CNN spoke with a number of primary election voters outside of Jefferson High School in Shenandoah Junction, West Virginia, Tuesday, where voters were deciding between candidates in the hotly contested Republican congressional primary between Reps. Alex Mooney and David McKinley.
Amid concerns about inflation and high gas prices, voters agreed that the school board election and debates over critical race theory were also top of mind.
Melodie Williams, who serves on the Jefferson County Republican Executive Committee as a representative for Charles Town and was on the ballot herself Tuesday, told CNN she voted for Mooney.
Asked what issues mattered most in Tuesday’s race, Williams said “getting a conservative … to represent us locally here.”
“Alex Mooney is that person,” she said. “We need somebody to, you know … offset the Biden administration as much as possible,” Williams said, citing qualms with President Joe Biden’s energy and economic policies.
“It’s really putting hardships on people. We’re talking $5 gas,” Williams said of the inflation and rising gas prices.
Williams said she appreciates that Mooney “stands on our gun rights” and “is a very pro-life candidate.” Asked about the leaked draft Supreme Court opinion that would overturn Roe v. Wade, Williams said she does not think the final decision will be “as detrimental as people think.”
She said if Roe v. Wade is overturned, “it will just go to the states and then the states can decide how they want to do it in their particular state … Which is how it should be.”
One couple whose son attended and was very involved at Jefferson High School told CNN their focus Tuesday was on the school board election, listing critical race theory, or CRT, as something that should be left out of classroom curriculum.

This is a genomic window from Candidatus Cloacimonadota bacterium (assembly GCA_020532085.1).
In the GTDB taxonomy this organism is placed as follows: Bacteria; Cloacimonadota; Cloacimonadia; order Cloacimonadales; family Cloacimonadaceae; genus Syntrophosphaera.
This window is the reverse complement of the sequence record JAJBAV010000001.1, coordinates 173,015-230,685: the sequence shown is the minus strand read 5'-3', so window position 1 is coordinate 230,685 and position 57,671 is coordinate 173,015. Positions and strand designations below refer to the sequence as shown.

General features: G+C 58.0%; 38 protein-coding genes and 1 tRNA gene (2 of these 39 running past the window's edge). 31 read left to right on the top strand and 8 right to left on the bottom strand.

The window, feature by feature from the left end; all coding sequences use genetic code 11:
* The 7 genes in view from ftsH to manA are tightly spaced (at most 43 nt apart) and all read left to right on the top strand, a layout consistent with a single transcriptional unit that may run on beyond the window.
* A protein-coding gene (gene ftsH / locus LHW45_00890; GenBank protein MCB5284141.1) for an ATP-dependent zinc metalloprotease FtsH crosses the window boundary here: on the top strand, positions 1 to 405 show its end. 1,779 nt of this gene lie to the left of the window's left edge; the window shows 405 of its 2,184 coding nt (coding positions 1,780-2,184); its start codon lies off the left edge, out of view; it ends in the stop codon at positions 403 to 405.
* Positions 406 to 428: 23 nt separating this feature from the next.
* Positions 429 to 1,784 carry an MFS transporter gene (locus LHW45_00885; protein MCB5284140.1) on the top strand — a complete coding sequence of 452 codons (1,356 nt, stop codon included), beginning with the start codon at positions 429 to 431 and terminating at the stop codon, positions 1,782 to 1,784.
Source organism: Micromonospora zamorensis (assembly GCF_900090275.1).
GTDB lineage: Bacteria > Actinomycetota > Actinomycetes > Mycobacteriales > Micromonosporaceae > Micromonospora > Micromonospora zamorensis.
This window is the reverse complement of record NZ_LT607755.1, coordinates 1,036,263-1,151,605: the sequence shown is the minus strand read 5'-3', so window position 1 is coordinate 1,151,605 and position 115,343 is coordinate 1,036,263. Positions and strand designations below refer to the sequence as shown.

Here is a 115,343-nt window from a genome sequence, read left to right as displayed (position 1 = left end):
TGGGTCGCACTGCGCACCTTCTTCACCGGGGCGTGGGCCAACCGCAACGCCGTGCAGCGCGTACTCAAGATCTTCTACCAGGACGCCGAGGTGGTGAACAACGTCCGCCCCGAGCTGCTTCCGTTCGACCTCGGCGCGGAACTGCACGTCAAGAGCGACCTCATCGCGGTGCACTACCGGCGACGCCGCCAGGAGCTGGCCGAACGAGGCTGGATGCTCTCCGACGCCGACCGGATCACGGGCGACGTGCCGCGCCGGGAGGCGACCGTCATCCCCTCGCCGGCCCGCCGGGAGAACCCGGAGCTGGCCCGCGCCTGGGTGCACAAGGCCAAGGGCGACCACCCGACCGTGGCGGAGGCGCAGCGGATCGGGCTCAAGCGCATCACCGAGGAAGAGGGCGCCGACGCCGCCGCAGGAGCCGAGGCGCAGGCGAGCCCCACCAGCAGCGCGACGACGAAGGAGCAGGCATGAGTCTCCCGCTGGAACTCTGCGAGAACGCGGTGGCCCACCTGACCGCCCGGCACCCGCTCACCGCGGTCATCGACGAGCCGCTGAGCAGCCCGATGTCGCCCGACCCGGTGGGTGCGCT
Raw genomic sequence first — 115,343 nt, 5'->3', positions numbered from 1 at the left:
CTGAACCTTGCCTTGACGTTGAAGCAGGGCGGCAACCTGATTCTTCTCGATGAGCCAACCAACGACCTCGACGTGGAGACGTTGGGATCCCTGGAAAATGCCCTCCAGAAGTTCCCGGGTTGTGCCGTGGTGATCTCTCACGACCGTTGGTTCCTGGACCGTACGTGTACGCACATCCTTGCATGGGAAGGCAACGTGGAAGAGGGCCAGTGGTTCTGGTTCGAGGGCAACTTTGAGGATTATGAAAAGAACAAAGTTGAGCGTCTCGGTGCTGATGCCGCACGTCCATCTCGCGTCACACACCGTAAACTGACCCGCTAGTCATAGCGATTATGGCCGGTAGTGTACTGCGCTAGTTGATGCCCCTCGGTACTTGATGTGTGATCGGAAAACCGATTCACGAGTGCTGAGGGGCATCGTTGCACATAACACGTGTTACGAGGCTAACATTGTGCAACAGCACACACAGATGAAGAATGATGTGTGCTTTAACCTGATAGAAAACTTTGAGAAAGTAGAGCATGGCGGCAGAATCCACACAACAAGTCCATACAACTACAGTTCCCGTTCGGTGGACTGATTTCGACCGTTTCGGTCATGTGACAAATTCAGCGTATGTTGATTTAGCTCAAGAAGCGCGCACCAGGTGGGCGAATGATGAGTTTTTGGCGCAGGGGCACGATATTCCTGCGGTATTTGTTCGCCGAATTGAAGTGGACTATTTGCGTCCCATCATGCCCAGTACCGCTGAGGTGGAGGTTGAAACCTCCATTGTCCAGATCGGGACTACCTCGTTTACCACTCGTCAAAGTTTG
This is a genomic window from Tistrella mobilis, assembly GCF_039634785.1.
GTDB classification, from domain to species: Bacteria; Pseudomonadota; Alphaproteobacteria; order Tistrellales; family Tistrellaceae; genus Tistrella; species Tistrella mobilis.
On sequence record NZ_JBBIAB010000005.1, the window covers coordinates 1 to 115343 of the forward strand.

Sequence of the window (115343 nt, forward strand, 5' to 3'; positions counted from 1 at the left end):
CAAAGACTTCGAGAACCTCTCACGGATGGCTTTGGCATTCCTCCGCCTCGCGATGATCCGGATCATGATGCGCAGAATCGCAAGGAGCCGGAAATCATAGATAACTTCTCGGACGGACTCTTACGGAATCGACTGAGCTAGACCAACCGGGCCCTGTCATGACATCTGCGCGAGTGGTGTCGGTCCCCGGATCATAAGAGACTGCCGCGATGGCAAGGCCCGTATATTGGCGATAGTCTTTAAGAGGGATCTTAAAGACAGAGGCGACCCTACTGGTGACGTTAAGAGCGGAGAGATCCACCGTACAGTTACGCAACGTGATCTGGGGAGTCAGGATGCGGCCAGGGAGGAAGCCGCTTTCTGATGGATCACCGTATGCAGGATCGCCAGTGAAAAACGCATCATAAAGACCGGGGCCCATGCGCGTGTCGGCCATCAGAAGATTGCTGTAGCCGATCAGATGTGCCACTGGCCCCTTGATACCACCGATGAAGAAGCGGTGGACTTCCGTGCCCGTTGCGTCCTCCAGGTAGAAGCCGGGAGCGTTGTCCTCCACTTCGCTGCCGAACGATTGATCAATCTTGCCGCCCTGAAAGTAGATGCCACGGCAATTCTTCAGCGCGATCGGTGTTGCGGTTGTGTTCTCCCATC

“I don’t think it needs to be taught in school,” Stephanie Gianniny, a 54-year-old from Harpers Ferry, said of CRT.
“This is as grassroots as it gets,” Jim Gianniny, who is 64, said of the school board election. Jim told CNN he is “very concerned with the shape of our country right now,” and described the school board election as “an ingredient that goes into the bigger picture.”
The couple, who said they had sat in on a lot of school board meetings in the past, said they “would like to see [the school board] status quo.”
“We realize it can be kind of a thankless job at times so the least we can do is come here to support them,” said Jim.
Yet for his part, Ramon Alvarez, an 81-year-old from Charles Town, said he is “very anti those who want to eliminate CRT.”
Alvarez, who said the school board race was the driving factor behind his trip to the polls Tuesday, believes the board “determines what type of education our future generation will have,” and described his ideal curriculum as one that is “open,” “progressive” and will encourage “college bound” students.
Alvarez, who told CNN he cast a ballot for McKinley, described the West Virginia Republican backed by West Virginia Gov. Jim Justice and Democratic Sen. Joe Manchin as “more progressive,” and described his vote as “anti-Alex Mooney.”
“I don’t think he’s a West Virginian, and I don’t think he’s voted on behalf of West Virginia,” Alvarez said of Mooney.
Though Alvarez appreciates that Manchin has been “fiscally responsible,” and thinks he has “done a good job,” he said Manchin’s endorsement in the race did not play a role in his decision making process.
Likewise, Barbara Campbell, a 72-year-old retired teacher who lives in Charles Town, said education was the issue that drove her to the polls Tuesday. Campbell would like to see smaller class sizes, especially in elementary schools, she said.
Though she did not share who she voted for, Campbell said that the high profile endorsements in the congressional primary did “not really” play a role in her decision making process and were “neither here nor there.”
Polls in West Virginia close at 7:30 p.m. ET.
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